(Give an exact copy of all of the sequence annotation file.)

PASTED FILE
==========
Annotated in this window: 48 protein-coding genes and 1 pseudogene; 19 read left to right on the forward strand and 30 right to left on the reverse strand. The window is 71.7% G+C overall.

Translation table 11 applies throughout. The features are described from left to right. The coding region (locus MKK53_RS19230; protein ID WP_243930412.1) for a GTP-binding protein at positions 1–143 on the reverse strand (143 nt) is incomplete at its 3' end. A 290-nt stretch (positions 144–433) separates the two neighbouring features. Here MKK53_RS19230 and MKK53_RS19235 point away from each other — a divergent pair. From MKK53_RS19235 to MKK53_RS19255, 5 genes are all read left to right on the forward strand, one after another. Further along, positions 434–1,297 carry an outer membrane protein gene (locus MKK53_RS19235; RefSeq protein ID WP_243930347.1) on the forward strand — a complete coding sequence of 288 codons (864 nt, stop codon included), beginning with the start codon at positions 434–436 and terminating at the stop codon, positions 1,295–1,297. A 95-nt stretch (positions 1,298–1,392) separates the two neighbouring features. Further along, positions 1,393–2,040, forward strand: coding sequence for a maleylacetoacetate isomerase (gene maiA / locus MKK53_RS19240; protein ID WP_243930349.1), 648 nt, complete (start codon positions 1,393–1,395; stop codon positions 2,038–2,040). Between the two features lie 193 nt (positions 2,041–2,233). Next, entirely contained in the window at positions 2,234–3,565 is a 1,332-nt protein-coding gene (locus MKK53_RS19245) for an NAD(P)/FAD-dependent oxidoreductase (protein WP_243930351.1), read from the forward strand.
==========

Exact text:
Annotated in this window: 48 protein-coding genes and 1 pseudogene; 19 read left to right on the forward strand and 30 right to left on the reverse strand. The window is 71.7% G+C overall.

Translation table 11 applies throughout. The features are described from left to right. The coding region (locus MKK53_RS19230; protein ID WP_243930412.1) for a GTP-binding protein at positions 1–143 on the reverse strand (143 nt) is incomplete at its 3' end. A 290-nt stretch (positions 144–433) separates the two neighbouring features. Here MKK53_RS19230 and MKK53_RS19235 point away from each other — a divergent pair. From MKK53_RS19235 to MKK53_RS19255, 5 genes are all read left to right on the forward strand, one after another. Further along, positions 434–1,297 carry an outer membrane protein gene (locus MKK53_RS19235; RefSeq protein ID WP_243930347.1) on the forward strand — a complete coding sequence of 288 codons (864 nt, stop codon included), beginning with the start codon at positions 434–436 and terminating at the stop codon, positions 1,295–1,297. A 95-nt stretch (positions 1,298–1,392) separates the two neighbouring features. Further along, positions 1,393–2,040, forward strand: coding sequence for a maleylacetoacetate isomerase (gene maiA / locus MKK53_RS19240; protein ID WP_243930349.1), 648 nt, complete (start codon positions 1,393–1,395; stop codon positions 2,038–2,040). Between the two features lie 193 nt (positions 2,041–2,233). Next, entirely contained in the window at positions 2,234–3,565 is a 1,332-nt protein-coding gene (locus MKK53_RS19245) for an NAD(P)/FAD-dependent oxidoreductase (protein WP_243930351.1), read from the forward strand.